This time the system of regional tiers has been abandoned. Instead, England will be covered by ‘one size fits all’ regulations. There is good news in that, once reopening is permitted, we will not be subject to the 10pm curfew and the ‘table meal’ requirements. The bad news is that table service, the ‘rule of six’ and social distancing will still be with us. Table service is my pet hate; I still believe that it puts bar staff at a higher risk than service at the bar. Curiously, to begin with, nothing was said about relaxing the restriction on pubs selling take away alcohol, something which I had been expecting. I assumed that, in line with their existing policy, once people were permitted to again meet in groups in public parks and open spaces, the Government would not want them consuming alcohol when doing so. A few days later it was reported in the press, in this case the Hertfordshire Mercury, that ‘Downing Street has confirmed that pubs will be allowed to serve drinks on a takeaway basis from April 12 to help boost those without a garden area. The Prime Minister’s official spokesperson said, “Outdoor hospitality is permitted so I believe it would be the case that takeaway alcohol will be permitted.” I’m not sure that this makes sense but let’s not complain.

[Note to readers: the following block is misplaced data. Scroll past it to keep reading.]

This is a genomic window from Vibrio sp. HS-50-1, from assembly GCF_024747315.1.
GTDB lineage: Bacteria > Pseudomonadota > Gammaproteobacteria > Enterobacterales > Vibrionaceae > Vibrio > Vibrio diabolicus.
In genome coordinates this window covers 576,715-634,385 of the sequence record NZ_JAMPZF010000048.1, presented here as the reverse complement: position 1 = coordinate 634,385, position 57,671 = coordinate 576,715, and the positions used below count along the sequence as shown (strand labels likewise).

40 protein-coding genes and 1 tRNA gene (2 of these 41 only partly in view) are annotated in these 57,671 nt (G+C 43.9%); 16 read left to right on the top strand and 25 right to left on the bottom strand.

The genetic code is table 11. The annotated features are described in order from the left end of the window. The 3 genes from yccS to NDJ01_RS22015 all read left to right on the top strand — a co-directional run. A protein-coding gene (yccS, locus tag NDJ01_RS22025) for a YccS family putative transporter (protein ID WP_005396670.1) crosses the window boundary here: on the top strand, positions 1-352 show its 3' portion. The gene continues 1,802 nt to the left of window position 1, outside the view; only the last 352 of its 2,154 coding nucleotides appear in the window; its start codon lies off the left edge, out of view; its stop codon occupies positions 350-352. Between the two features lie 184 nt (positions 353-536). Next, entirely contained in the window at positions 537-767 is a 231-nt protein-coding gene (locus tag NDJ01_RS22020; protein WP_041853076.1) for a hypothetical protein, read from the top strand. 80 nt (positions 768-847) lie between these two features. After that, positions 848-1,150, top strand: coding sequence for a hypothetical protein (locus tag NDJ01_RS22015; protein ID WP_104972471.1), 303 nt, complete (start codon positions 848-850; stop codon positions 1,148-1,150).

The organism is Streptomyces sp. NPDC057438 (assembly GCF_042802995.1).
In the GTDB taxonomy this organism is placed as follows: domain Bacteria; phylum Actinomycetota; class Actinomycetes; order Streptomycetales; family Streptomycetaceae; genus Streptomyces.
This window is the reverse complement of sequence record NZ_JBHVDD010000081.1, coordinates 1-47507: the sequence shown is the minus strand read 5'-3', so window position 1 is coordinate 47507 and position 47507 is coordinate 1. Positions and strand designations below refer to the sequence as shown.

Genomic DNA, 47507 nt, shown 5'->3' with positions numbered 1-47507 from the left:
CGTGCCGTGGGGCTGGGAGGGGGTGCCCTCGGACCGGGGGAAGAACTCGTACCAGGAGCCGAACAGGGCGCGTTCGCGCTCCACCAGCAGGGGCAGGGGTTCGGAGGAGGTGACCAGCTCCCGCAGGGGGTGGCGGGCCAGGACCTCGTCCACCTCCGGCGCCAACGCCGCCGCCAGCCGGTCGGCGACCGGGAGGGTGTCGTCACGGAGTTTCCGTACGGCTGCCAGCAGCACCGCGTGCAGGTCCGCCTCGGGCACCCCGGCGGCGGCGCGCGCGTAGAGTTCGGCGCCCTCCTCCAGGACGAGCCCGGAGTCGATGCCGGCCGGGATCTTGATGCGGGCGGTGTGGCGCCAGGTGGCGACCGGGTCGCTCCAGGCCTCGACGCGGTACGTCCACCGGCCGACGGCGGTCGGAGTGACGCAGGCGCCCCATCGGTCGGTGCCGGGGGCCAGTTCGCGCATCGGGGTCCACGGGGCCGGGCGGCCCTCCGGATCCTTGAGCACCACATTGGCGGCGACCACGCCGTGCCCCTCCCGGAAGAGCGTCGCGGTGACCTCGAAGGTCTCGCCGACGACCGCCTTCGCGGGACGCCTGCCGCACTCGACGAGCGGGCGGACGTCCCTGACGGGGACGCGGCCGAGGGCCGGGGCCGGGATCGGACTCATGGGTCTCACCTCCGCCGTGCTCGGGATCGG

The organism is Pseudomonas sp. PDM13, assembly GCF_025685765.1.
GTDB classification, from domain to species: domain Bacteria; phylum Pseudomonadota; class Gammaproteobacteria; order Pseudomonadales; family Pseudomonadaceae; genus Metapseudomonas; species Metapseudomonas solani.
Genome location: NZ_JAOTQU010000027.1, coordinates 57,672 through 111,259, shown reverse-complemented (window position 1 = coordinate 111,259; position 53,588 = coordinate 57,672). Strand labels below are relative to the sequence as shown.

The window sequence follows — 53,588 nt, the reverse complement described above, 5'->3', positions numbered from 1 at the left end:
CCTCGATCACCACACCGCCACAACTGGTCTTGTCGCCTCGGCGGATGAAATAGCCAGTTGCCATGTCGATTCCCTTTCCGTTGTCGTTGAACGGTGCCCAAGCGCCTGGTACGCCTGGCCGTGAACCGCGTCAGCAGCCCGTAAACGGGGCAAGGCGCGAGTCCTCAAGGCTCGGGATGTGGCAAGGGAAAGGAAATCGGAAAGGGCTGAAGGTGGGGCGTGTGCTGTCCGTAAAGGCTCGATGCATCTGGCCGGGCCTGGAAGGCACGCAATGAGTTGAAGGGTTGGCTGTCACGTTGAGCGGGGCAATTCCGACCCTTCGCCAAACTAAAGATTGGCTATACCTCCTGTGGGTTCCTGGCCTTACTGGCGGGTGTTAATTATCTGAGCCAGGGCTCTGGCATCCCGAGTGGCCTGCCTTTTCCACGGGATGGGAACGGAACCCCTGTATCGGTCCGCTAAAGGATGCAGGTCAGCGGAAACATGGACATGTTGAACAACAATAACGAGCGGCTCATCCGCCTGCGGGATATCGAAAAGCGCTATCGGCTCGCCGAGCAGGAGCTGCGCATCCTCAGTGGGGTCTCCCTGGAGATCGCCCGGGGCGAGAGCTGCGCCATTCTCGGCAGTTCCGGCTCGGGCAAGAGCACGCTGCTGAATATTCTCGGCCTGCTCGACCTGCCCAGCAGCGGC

One very odd rumour was that pubs were to be allowed to reopen so long as they did not sell alcohol. The Telegraph reported that the ban was to ease the concerns of those, said to include Professor Whitty, who were concerned about the impact of drinking alcohol on social distancing. My first thought was that the ‘powers that be’ were calling our bluff over our view of the importance of pubs to mental health along the lines of ‘if you think they are so important then you will use them even if they are not selling alcohol’. I hope I was wrong because that shows cynicism and ignorance in equal measure. What they believe happens in pubs is clearly based on old prejudices and although they pay lip service to the mental health issue, I doubt that they understand the damage done. It did however bring to mind the old Slim Dusty song: ‘But there’s nothing so lonesome, morbid or drear, than to stand in the bar of a pub with no beer’.